- Format: eBook
- ISBN: 978-1-5261-5653-2
- Publisher: Manchester University Press
- Published Date: February 2021
- BIC Category: Society & social sciences / Social & cultural anthropology, ethnography, Medical Sociology, SOCIAL SCIENCE / Human Geography, MEDICAL / Oncology, SOCIAL SCIENCE / Sociology / General, Medical Genetics, Sociology
- Series: Inscriptions
What does it mean to personalise cancer medicine? Drawing on an ethnographic study with cancer patients, carers and practitioners in the UK, this book traces their efforts to access and interpret novel genomic tests, information and treatments as they craft personal and collective futures. Exploring multiple experiences of new diagnostic tests, research programmes and trials, advocacy and experimental therapies, the authors chart the different kinds of care and work involved in efforts to personalise cancer medicine, as well as the ways in which benefits and opportunities are unevenly realised and distributed.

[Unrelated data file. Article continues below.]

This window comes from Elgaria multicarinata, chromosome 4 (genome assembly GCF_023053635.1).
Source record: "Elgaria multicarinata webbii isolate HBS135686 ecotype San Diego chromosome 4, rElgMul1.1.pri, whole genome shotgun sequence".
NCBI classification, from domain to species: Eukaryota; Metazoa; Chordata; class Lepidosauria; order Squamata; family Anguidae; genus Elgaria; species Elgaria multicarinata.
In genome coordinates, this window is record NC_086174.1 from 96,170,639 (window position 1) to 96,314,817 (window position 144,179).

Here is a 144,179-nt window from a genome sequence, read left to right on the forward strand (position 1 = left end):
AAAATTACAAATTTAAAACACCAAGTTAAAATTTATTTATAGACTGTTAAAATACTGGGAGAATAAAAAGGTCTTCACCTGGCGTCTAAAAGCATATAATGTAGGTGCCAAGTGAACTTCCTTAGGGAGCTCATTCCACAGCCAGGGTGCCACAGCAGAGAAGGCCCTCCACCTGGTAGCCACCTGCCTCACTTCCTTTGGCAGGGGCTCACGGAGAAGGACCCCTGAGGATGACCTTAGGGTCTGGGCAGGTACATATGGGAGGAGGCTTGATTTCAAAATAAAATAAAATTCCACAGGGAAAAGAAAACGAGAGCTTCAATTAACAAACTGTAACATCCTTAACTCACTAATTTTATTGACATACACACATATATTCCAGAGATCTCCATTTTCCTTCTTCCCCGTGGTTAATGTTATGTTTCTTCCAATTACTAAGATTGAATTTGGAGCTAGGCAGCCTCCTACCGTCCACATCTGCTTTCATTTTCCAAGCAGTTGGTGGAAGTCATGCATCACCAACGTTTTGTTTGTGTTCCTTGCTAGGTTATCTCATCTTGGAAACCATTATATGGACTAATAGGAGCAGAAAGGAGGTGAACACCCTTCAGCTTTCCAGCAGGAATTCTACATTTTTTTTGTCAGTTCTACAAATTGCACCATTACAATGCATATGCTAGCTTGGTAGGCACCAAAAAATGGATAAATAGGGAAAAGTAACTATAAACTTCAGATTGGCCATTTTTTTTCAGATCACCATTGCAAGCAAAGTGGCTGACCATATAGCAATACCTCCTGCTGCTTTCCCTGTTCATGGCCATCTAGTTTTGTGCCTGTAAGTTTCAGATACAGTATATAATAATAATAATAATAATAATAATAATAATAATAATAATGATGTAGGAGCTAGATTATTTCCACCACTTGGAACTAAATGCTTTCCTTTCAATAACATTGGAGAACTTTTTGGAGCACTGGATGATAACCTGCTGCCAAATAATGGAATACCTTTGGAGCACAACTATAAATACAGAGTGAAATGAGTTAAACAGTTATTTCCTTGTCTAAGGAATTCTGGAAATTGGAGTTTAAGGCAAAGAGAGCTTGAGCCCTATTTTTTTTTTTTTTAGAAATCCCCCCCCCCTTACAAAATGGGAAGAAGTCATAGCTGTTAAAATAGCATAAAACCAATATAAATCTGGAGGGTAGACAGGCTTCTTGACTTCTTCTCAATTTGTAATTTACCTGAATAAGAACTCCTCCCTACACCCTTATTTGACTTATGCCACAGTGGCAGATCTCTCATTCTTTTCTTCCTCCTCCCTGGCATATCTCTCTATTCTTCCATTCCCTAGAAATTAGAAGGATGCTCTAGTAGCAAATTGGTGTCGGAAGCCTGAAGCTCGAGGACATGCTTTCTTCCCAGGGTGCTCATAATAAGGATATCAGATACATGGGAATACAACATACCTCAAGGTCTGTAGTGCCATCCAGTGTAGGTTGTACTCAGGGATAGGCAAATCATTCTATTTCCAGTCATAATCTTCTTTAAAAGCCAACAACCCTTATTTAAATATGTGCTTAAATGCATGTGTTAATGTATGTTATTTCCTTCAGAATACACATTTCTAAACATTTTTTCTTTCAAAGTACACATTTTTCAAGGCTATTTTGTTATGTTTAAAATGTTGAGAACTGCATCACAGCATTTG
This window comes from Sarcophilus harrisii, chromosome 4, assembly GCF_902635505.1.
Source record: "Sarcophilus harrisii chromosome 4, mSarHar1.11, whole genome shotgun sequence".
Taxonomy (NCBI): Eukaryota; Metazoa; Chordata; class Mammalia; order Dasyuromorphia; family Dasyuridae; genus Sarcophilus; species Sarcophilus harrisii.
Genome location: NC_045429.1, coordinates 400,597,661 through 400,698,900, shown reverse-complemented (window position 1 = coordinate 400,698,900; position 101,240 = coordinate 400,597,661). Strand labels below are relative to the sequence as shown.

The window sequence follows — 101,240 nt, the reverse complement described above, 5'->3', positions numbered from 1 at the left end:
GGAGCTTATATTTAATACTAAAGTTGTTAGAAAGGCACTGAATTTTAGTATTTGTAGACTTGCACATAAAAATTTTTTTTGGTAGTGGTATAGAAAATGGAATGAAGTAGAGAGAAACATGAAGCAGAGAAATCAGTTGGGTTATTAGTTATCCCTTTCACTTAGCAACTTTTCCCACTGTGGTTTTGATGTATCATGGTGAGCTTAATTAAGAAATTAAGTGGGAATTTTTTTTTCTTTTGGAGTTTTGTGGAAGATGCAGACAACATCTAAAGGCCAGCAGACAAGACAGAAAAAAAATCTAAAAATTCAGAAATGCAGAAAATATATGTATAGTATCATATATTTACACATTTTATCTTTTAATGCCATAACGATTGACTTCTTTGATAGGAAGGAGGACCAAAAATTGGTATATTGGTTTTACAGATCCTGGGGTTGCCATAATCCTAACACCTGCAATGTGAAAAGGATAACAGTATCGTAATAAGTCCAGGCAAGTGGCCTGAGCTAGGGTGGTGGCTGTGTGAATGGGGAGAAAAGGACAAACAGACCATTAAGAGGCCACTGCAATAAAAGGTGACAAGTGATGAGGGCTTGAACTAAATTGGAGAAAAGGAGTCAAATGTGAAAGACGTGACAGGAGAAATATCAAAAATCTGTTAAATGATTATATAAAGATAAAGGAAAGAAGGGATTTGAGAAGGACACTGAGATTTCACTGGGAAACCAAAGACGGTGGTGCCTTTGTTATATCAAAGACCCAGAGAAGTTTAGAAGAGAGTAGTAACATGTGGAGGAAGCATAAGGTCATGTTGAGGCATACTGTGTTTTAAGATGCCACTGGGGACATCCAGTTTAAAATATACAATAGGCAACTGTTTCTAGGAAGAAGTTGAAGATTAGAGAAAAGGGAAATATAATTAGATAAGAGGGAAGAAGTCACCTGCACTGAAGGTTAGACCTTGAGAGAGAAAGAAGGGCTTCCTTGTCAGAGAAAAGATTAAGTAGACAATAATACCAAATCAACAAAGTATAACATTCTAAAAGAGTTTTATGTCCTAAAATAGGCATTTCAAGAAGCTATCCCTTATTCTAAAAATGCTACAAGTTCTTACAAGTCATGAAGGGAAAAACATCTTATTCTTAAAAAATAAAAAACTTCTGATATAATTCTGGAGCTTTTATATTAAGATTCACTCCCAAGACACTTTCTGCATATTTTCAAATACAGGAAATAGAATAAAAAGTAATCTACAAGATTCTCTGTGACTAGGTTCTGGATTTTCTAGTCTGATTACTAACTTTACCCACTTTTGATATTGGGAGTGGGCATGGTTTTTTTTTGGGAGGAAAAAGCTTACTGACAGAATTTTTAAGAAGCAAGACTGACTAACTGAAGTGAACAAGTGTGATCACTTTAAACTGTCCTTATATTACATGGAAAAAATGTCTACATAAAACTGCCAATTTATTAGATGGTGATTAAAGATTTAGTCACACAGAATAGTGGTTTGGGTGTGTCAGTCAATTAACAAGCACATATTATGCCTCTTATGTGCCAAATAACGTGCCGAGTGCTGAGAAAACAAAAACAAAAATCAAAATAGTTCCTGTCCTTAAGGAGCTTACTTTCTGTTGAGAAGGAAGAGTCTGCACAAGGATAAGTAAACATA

Comparing these experiences with policy and professional accounts of the 'big' future of personalised healthcare, the authors show how hope and care are multi-faceted, contingent and, at times, frustrated in the everyday complexities of living and working with cancer.
Introduction: Exploring personalised cancer medicine
1 Personalising cancer treatment and diagnosis through genomic medicine
2 Genomic techniques in standard care: Gene expression profiling in early stage breast cancer
3 Molecular profiling for advanced gynaecological cancer: prolonging foreshortened futures
4 Optimising personalisation: Adaptive trials for intractable cancers
5 Genomics at Scale: Participation to build the bioeconomy
6 Going Private: Digital culture and personalised medicine
7 At the limits of participation
Conclusion: Future crafting
Anne Kerr (University of Glasgow), Choon Key Chekar (University of Lancaster), Emily Ross (University of Sheffield), Julia Swallow (University of Edinburgh), Sarah Cunningham-Burley (University of Edinburgh).